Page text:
The Story of the Death Clock

Are you kidding me? 50 years difference? No way. That's not possible.

My journeys ultimately led me to the town of LiveJournal, and to the house of Old Man Hines. I saw him, as I do every weekday, for tea and conversation. My morning rounds take me to the realms of various authors to share a thought and a comment. Today, Old Man Hines was in a puckish mood, as he tinkered with an automaton shaped like a female, covered in a red hood (like his other work, it appeared promising, but I must admit I am looking more toward the release of his mermaid in the town square next year). "Have you been by the Death Clock recently?"

I replied I hadn't.

"Tis a silly oracle, not one to put your trust in, as far as any other in the Nets of Inter. Some basic questions, some options, and it shall tell you the date of your death. Barring some unforseen accident."

Needless to say, I was skeptical.

"Yet there is some truth in the web. The elders of the town I grew up in were all in good health and well-being. Yet when I approached, it decried my weight of 12 stone and declared my time well-nigh. Of course," he interrupted before I could console his imminent demise, "I find it no coincidence that, next to the oracle, you will find my shops and stores hawking life-extending wares. Medicinal herbs, crystals, powders and potions. The veracity of its findings holds no weight with me."

He snorted at his own joke as he adjusted the arm on his red-hooded character in a more menacing pose.

"But if your rounds end short this day, you might wish to visit. Tis worth a laugh."

And so I did. The temple itself was large, but the cloister holding the oracle, situated at the front, was humble, colored in the macabre decorations you'd expect of an oracle of death.

In order to provide me an answer, it asked me the date of my birth (an obvious query - how should one know when the journey has ended if one does not know where it started), my gender, whether I take of the pipe.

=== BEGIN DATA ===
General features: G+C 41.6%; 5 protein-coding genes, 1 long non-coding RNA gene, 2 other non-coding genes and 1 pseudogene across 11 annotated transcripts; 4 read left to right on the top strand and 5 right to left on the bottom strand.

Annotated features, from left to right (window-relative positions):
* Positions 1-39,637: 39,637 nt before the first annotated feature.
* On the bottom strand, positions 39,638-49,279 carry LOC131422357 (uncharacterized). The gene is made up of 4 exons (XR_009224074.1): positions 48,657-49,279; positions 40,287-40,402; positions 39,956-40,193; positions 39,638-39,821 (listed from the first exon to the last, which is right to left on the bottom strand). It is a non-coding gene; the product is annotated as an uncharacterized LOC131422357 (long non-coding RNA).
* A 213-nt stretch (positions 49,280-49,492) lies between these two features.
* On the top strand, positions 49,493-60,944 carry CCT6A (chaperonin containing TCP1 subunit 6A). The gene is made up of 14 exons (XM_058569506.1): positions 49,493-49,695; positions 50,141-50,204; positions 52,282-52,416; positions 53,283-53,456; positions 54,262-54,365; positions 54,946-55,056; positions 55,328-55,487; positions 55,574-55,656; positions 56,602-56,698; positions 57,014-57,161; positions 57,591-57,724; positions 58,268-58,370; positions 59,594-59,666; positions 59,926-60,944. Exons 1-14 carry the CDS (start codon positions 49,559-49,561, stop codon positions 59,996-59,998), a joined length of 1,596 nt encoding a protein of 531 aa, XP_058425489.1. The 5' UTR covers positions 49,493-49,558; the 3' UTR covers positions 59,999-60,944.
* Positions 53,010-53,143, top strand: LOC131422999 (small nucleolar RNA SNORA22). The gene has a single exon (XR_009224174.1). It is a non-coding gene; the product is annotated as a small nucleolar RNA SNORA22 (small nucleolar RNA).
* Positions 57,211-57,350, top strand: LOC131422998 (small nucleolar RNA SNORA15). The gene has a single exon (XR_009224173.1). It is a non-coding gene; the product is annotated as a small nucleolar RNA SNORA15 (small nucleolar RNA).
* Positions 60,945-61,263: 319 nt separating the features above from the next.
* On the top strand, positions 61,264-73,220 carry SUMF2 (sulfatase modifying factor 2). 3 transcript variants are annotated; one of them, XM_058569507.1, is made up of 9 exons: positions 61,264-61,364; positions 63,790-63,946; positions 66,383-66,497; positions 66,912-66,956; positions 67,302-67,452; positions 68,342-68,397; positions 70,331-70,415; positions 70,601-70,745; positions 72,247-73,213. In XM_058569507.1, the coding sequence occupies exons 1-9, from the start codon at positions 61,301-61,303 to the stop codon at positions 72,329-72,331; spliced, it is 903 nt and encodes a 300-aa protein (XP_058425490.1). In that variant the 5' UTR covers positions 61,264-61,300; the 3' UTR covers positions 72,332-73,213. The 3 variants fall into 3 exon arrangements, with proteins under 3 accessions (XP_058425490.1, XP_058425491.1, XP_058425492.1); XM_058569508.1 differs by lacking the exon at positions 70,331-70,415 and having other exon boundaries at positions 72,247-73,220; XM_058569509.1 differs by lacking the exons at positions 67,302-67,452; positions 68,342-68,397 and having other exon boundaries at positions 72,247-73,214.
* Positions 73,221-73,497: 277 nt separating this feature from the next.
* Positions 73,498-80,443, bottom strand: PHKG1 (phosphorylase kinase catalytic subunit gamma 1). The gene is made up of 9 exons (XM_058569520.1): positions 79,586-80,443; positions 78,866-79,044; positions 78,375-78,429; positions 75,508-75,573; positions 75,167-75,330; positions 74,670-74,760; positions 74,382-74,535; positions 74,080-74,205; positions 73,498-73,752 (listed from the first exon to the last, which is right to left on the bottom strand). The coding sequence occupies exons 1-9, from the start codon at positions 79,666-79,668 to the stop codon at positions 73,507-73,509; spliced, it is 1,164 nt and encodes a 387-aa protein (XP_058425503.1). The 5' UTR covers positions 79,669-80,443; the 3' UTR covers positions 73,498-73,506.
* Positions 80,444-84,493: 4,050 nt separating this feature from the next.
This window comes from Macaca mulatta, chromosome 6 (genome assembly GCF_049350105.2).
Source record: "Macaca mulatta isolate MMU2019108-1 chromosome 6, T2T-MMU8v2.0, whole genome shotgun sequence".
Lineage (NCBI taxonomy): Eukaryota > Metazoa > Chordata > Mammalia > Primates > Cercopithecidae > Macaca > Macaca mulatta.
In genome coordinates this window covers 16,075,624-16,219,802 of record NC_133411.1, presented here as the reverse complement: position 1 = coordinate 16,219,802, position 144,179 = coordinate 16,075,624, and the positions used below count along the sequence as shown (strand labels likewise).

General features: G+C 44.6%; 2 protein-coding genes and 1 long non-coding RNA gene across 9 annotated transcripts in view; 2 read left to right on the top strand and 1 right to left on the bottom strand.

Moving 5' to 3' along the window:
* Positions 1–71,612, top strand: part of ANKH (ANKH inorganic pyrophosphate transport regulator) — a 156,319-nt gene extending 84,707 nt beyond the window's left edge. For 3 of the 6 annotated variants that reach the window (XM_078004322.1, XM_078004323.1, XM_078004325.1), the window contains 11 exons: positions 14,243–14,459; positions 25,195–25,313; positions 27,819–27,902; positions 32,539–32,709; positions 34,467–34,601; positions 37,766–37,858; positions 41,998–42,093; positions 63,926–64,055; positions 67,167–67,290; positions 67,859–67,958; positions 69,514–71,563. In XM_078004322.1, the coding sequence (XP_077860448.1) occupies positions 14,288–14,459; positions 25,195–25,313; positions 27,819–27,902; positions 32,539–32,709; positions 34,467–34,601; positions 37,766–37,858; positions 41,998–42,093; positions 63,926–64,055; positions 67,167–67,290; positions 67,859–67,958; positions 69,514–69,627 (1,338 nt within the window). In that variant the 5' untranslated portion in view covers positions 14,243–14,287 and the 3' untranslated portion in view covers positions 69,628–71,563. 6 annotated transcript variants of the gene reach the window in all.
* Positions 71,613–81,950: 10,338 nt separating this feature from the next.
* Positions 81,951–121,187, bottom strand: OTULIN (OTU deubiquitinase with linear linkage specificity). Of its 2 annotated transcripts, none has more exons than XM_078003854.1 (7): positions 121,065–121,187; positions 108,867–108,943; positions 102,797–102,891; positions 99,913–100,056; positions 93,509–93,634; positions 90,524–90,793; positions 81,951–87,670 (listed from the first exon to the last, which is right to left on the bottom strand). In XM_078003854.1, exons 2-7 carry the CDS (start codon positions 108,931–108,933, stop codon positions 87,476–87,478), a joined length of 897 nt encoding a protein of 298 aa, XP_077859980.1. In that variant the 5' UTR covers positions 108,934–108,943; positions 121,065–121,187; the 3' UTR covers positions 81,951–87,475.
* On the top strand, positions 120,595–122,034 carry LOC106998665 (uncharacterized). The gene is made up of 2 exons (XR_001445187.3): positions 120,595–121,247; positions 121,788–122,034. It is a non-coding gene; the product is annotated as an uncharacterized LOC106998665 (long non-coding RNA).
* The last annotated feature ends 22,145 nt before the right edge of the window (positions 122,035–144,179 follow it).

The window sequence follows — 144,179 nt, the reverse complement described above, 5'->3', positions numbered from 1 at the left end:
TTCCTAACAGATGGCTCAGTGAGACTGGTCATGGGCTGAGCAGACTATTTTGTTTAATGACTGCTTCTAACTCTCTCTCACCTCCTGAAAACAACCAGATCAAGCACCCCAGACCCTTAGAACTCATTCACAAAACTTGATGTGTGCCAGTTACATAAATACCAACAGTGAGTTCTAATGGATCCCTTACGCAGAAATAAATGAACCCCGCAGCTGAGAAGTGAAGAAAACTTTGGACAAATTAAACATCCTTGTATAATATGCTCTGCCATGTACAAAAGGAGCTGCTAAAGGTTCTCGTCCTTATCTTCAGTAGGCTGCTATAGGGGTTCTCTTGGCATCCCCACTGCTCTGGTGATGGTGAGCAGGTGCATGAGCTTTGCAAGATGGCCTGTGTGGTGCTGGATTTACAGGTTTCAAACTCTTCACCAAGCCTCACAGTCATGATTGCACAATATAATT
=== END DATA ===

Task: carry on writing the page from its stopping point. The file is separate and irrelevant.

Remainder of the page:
Then it asked for a BMI, a strange number indicating the matter held in my body. I told him I did not know. Then it gave me a simple algorithm for finding it, based on height and weight. I calculated and returned an answer. Though it was a mystery to me why, if the only two variables were height and weight, it couldn't divine from those figures instead of some magic number.

Lastly, and here's the rub, it asked for a "mode" and gave me three options - optimistic, pessimistic, and sadistic. Surely, this should puzzle you, dear reader, as much as me. Why should someone's personality determine their life span? Does one's outlook on life lengthen or shorten it?

As the oracle declared, it did. Unlike Old Man Hines, weight would not lead to my demise, it would be my charming cynicism. Jan. 20th, 2032 was to be my final day on this world. I had 23 more years to arrange my affairs. Not the number I was looking for.

Out of curiosity, and because there are no limits on the oracle, I asked what would be my date of death if I approached it in a more positive manner. The gears cranked and whistles tooted. At last, it gave me the answer - April 11th, 2080.

A difference of nearly 50 years. I buy fifty years of life in exchange for being positive and happy, to not look on the world with a realistic attitude.

Now here's the sticky bit. Unbelieving, I asked again, using the option for optimism. It said 2079. I asked again. 2072. Again, 2069. 2062. 2067. 2079. Scant seconds had passed between my queries. Did the world really change so much in so short a time?

True to what Old Man Hines said, the oracle's veracity was dipped in skepticism like a paper-mache puppet. My initial shock at the differences in my life based on outlook melted away. Not just because of the questionable data, but I refuse to believe biological lifespan can be determined by so few factors. That's what makes life worth living, to see how it ends. The definition of death is that all your potential stops. Knowing when I die would cause a premature death right then.

I walked away from the oracle, glancing at the other people in line and shook my head with a cynical smile. Then I got a taco.


*For the record, a "sadistic" approach gave me 10 years left - I wouldn't even see my daughter learn to drive.

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